- Jeb Bush met with South Carolina donors and business leaders Thursday
- Bush said he was seriously considering a presidential run in 2016
Jeb Bush was blitzed with questions Thursday about his presidential ambitions in a private session with top South Carolina donors and business leaders, multiple sources at the meeting told CNN.
Bush was politely non-committal, as he is in public, but said he was seriously considering the possibility and would make a decision after the holiday season.
Bush, brother to one former president and son of another, was also pressed on whether he thought his last name would be a liability in a national campaign.
The former Florida governor responded that "he quit worrying about that a long time ago," according to two people in the room.
"He said that everybody has things about them that are positives and negatives, but he said he loves his brother and loves his father, and that every campaign is about telling people who you are," said one source. "He said that my last name is the same, but I am not them. That my job is to show people who I am as a policy maker and a man, and that's the same job everyone else has."
The former Florida governor was in the state, which happens to hold the first presidential primary in the south, for a round of campaigning with South Carolina Gov. Nikki Haley, who is expected to win re-election next month.
Bush has traveled the country raising money for Republican candidates this cycle, but the South Carolina visit marked his first trek to an early primary state as questions about his national ambitions build.
Following crowded public events in Greenville and Lexington, Bush headlined a fundraiser for Haley in Columbia that included a high-dollar roundtable with about 30 of the state's top business leaders and Republican officials including Pamela Lackey, the president of AT&T South Carolina, Mikee Johnson, head of the South Carolina Chamber of Commerce, and former state Attorney General Henry McMaster.
In the roundtable — where price of entry was $10,000 — Republicans exchanged pleasantries with Bush about his family before diving into questions about his political future.
"This wasn't a politically agnostic business crowd," said one person in the room who did not want to be identified. "They dialed right in and wanted to get into politics, the horse race of 2016."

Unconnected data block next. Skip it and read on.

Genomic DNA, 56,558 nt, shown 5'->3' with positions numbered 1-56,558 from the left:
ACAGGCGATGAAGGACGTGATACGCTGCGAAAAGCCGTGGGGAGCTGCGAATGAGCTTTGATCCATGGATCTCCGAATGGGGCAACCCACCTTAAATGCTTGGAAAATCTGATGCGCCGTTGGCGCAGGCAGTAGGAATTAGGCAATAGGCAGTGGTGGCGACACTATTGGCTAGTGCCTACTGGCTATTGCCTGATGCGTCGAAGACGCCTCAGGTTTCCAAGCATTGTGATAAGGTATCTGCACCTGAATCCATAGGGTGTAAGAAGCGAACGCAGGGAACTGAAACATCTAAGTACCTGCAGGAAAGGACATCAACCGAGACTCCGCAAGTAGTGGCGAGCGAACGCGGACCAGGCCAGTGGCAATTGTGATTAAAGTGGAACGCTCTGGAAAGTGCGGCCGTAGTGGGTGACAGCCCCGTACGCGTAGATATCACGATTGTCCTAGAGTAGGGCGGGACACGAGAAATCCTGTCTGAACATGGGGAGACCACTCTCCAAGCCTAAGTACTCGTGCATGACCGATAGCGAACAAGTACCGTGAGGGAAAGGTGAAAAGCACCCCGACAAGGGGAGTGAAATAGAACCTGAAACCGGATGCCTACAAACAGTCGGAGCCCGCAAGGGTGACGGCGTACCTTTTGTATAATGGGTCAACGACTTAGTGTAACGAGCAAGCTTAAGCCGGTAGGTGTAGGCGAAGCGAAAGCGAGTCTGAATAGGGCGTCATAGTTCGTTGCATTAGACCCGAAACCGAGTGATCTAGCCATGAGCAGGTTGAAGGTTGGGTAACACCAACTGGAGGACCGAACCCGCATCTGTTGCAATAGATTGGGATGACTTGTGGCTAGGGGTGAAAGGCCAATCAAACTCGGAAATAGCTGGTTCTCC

Bush, this person said, was "very engaging, but he was very non-committal about running. He said he has to have joy in his heart to do it. And he said he gets the question wherever he goes."
Ed McMullen, a Republican public affairs strategist in Columbia, said the response to Bush from the donor crowd was "unbelievable."
"He said that if I am going to run, I would run because I have a positive vision to take the country forward and unify people and do something that the other people in the race are not talking about," McMullen said. "He had that positive Reagan vision of creating a majority that transcends parties and races and brings people together. I'll tell you what, he makes it very easy to be for him."
At one point, Bush expressed annoyance with the polarizing fights and constant negativity of the political news media — he later said his media diet includes Fox News in the morning, followed by SportsCenter on ESPN — and said he is "frustrated" by the toxic climate in Washington. Republicans, though, need to do more than just criticize President Barack Obama, he added.
"He said, 'It's easy to criticize. I turn on the news. I am frustrated. I get the temptation. But that can't be the only reason that people elect you, that you're not the other guy," one source at the fundraiser recalled. "The next Republican has to run about their ideas and what they will do. I get the temptation but that can't be the only reason that people elect you is that you're not the other guy."
Bush told the donors he admires the restraint of his brother, former president George W. Bush, for not criticizing Obama even as the security situation in Iraq deteriorates.
"He talked about how proud he was of his brother," said one GOP donor. "He said, I couldn't do it, but what a class act that he knows it's not his place to come out and publicly criticize the sitting president. He said it's tearing his brother up."
UPDATE: This story is updated to reflect Bush's comments on the media.